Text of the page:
Reflecting on Reflecting – Rabbi Barry Gelman

The only way we can discuss prayer is on the basis of self-reflection, trying to describe what has happened to us in a rare and precious moment of prayer. (Rabbi Abraham Joshua Heschel; The Insecurity of Freedom: Prayer as Discipline pg. 255)

 

This is the great paradox of prayer. As Rabbi Heschel says a few lines later: “You  cannot, of course, analyze the act of prayer while praying.” Doing so would be to violate the sacred nature of prayer as total immersion (See pg. 255 in the Essay Prayer as Discipline for more on this). On the other hand, we cannot afford not to spend time self-reflecting on our prayer experiences. Like anything else in life, events that we let go by without contemplation, leave little impact on us.

So, we have no choice but to find time after we have prayed to try our best to recollect how we were feeling when we prayed. Maybe this is the companion to Adonai Sifatai Tiftach….” said before we pray. That statement is actually a request for help that we pray with Kavannah.

After we have prayed, we should look back to see if it worked. Was there a particular time during Tefilla that I felt moved? Was there a particular time I felt distracted? How can I duplicate the times i found moved and minimize the distractions?

We should also do this institutionally. if there was a particular teffila that had the community engaged, consider the elements and see if they can be duplicated on a regular basis. And, if there are elements of tefilla that do not engage the people, it may be time to envision a different approach.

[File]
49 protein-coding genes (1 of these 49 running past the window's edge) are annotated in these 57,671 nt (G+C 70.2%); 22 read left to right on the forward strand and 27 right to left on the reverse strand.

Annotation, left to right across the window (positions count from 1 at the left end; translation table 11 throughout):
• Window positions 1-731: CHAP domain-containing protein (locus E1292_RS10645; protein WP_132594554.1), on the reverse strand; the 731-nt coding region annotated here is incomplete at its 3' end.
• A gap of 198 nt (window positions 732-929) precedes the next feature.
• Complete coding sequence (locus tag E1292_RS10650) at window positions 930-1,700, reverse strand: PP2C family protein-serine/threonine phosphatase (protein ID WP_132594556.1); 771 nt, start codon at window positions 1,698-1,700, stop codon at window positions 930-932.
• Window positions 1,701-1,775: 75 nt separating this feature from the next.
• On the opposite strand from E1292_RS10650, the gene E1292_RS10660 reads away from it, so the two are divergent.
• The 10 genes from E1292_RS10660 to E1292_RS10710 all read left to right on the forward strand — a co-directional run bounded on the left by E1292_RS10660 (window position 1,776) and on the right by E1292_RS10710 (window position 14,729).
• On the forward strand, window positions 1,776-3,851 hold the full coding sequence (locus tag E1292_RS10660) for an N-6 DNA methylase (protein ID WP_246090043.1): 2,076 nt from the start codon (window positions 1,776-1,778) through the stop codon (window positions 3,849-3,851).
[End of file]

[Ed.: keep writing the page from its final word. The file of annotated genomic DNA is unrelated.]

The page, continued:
Meaningful prayer is so difficult. We can attain success in prayer more often if we take time to reflect on how we pray, what works and what does not.

 

One Response to Reflecting on Reflecting – Rabbi Barry Gelman

  1. Mr. Cohen says:

    Rabbi Avigdor Miller (a popular Chareidi Rabbi,
    born 1908 CE, died 2001 CE) delivered a free public lecture
    in the last year of his life, in which he taught that
    Jews should pray for the Israeli Army .
    I personally witnessed this; I was there.
    When a Jew recites Tefilat Shemoneh Esrei, he permitted to add his own personal prayer requests in the middle of the final paragraph, which begins with Elokai Netzor Leshoni MeiRa.
    I recently began adding the prayer for the Israeli Army in that part.
    I know this is not the way it is normally recited, but it is permitted, and I can say it that way in any synagogue, any day except Shabbat or holidays.

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